Sweden's Social Democrats set to reclaim power as far right gains

STOCKHOLM (AFP) - Sweden's Social Democrats look set to reclaim power after eight years in opposition, according to an early exit poll which predicts the far right will make historic gains in Sunday's general election.

The anti-immigration Sweden Democrats could double their seats in parliament as some in the nation of 10 million known for its liberal asylum rules express frustration with a growing influx of refugees.

The survey by YouGov, published with four hours to go before the end of voting, forecast the Social Democrats and their likely coalition partners, the Greens and the Left Party, would get 44.9 per cent of the vote.

If the poll proves right, Stefan Loefven, the former welder who leads the Social Democrats, looks set to become the next prime minister, although he warned against complacency.

"I've said all along that this election is going to be incredibly tough," the stocky 57-year-old told reporters after he cast his vote in Stockholm Sunday. "That's why we have to work hard right until the end of the campaign and not take anything for granted."

On the eve of the election, Loefven admitted the Sweden Democrats could still throw a spanner in the works, telling Swedish news agency TT on Saturday that they could end up as "kingmakers" in the new parliament.

The YouGov poll, based on the replies from 1,575 respondents, showed 10.4 percent of the votes going to the Sweden Democrats, up from 5.7 percent in the legislative election in 2010.

Sweden has been governed by a four-party conservative-liberal coalition headed by 49-year-old Fredrik Reinfeldt since 2006. He has been widely credited with steering the country through the global financial crisis, consolidating Sweden's position as arguably the healthiest economy in Europe.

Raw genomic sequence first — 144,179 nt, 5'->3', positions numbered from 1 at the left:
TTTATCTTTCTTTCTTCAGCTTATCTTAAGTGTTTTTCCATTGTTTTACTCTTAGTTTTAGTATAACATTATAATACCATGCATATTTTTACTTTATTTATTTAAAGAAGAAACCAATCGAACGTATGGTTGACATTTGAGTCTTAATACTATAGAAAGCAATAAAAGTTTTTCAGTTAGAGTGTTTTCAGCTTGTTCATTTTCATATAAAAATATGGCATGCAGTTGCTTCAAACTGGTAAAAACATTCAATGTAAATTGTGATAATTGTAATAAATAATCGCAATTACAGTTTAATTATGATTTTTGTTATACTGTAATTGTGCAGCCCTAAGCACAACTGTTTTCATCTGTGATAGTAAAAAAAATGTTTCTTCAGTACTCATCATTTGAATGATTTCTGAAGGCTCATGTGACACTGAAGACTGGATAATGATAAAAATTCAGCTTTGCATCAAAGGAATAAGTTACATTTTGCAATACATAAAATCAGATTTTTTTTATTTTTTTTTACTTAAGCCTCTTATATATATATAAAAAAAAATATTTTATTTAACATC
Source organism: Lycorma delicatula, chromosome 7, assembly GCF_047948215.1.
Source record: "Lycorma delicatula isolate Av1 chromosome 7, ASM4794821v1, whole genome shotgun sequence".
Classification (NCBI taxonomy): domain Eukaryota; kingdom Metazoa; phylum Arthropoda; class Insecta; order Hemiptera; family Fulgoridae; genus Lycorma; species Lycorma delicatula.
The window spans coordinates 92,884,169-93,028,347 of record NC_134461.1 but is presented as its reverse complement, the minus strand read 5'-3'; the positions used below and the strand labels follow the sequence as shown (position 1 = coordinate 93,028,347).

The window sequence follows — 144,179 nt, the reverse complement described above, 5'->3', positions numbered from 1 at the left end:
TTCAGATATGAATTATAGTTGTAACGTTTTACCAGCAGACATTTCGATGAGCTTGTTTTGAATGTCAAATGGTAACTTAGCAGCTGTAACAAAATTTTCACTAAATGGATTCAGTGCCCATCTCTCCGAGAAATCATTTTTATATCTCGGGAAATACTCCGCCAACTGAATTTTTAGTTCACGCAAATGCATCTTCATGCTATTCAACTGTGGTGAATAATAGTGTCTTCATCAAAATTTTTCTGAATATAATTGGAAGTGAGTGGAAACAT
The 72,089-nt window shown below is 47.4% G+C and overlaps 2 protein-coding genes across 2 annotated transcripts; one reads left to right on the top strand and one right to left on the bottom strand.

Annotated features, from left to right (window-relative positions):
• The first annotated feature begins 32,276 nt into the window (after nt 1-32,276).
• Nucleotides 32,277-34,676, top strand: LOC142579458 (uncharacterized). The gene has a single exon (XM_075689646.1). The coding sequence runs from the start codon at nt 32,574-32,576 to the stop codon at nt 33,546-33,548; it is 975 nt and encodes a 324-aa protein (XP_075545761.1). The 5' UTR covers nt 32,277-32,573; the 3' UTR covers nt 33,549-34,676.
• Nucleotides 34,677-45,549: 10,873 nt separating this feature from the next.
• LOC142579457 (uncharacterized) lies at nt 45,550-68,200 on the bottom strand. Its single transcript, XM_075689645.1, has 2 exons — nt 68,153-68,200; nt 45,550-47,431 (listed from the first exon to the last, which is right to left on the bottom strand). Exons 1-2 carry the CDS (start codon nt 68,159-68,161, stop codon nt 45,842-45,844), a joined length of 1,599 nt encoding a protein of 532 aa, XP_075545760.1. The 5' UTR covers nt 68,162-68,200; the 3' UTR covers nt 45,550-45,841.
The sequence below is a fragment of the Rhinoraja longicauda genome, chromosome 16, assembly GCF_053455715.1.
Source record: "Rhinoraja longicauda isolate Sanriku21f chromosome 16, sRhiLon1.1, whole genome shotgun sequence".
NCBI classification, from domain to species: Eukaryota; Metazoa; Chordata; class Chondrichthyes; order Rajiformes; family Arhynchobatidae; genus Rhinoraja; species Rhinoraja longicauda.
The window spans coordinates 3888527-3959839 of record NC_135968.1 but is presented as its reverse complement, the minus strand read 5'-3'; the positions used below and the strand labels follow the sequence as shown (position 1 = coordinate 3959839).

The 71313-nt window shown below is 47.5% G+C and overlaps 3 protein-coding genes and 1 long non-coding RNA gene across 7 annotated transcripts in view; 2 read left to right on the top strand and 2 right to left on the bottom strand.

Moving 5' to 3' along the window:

Even so, the incumbent coalition was predicted to garner only 39.3 per cent of the vote, well below the Social Democrat camp, according to the YouGov poll. Analysts say Swedes are tired of the austerity measures the government has been pushing through and are yearning to see fresh faces at the top.

"Everyone knows that the centre-right government has been quite behind the opposition, but we have narrowed the gap," Reinfeldt told reporters after voting in an affluent suburb of the capital Sunday. "We ran a tremendous campaign, I would say. And we have shown that we are ready for four more years."

YouGov's poll is in line with other recent surveys suggesting that the Sweden Democrats are set to become the third-largest in the parliament of a nation that has traditionally taken pride in its welcoming attitude towards foreigners.

"The Sweden Democrats is the only political party that wants to stop immigration," said Anders Sannerstedt, a political scientist at Lund University, who has studied the party closely. "All the other political parties have a united stance."

Sweden, which has one of Europe's most generous refugee policies, expects an influx of nearly 90,000 refugees this year - numbers not seen since the Balkan wars of the 1990s. Voters in Stockholm interviewed early on Sunday were mostly hostile to the Sweden Democrats.

"This time we have this more or less new party on the very right wing," said Christina Lindvall, a lawyer, adding she was most likely to vote for the Greens. "Those of us who don't support them need to show that."

An electoral gain for the Sweden Democrats and their dapper 35-year-old leader Jimmie Aakesson would confirm a Europe-wide trend of soaring popularity for populist right-wing parties. The eurosceptic Alternative for Germany, which has flirted with populist positions on immigration and law and order, was expected to make big gains in elections Sunday in the eastern states of Thuringia and Brandenburg.

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